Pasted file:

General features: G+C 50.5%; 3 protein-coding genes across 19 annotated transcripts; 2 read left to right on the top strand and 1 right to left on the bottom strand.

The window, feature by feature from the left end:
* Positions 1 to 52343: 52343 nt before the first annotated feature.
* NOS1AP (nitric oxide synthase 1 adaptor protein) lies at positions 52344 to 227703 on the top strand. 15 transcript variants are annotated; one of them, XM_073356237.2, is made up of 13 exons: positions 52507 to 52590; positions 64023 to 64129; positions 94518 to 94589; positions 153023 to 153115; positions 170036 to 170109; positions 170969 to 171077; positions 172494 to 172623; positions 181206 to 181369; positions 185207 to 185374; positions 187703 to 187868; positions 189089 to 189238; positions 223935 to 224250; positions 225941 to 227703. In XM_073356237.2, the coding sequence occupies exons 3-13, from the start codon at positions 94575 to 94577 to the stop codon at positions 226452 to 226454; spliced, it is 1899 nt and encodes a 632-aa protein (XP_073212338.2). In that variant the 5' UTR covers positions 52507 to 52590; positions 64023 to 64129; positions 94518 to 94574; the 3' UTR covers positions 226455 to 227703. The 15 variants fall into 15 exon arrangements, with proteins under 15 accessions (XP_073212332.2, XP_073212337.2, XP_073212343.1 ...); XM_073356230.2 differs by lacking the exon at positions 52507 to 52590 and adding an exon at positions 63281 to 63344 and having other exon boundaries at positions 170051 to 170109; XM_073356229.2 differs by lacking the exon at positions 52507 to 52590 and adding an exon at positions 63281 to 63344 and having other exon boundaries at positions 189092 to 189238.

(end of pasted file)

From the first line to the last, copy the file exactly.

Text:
General features: G+C 50.5%; 3 protein-coding genes across 19 annotated transcripts; 2 read left to right on the top strand and 1 right to left on the bottom strand.

The window, feature by feature from the left end:
* Positions 1 to 52343: 52343 nt before the first annotated feature.
* NOS1AP (nitric oxide synthase 1 adaptor protein) lies at positions 52344 to 227703 on the top strand. 15 transcript variants are annotated; one of them, XM_073356237.2, is made up of 13 exons: positions 52507 to 52590; positions 64023 to 64129; positions 94518 to 94589; positions 153023 to 153115; positions 170036 to 170109; positions 170969 to 171077; positions 172494 to 172623; positions 181206 to 181369; positions 185207 to 185374; positions 187703 to 187868; positions 189089 to 189238; positions 223935 to 224250; positions 225941 to 227703. In XM_073356237.2, the coding sequence occupies exons 3-13, from the start codon at positions 94575 to 94577 to the stop codon at positions 226452 to 226454; spliced, it is 1899 nt and encodes a 632-aa protein (XP_073212338.2). In that variant the 5' UTR covers positions 52507 to 52590; positions 64023 to 64129; positions 94518 to 94574; the 3' UTR covers positions 226455 to 227703. The 15 variants fall into 15 exon arrangements, with proteins under 15 accessions (XP_073212332.2, XP_073212337.2, XP_073212343.1 ...); XM_073356230.2 differs by lacking the exon at positions 52507 to 52590 and adding an exon at positions 63281 to 63344 and having other exon boundaries at positions 170051 to 170109; XM_073356229.2 differs by lacking the exon at positions 52507 to 52590 and adding an exon at positions 63281 to 63344 and having other exon boundaries at positions 189092 to 189238.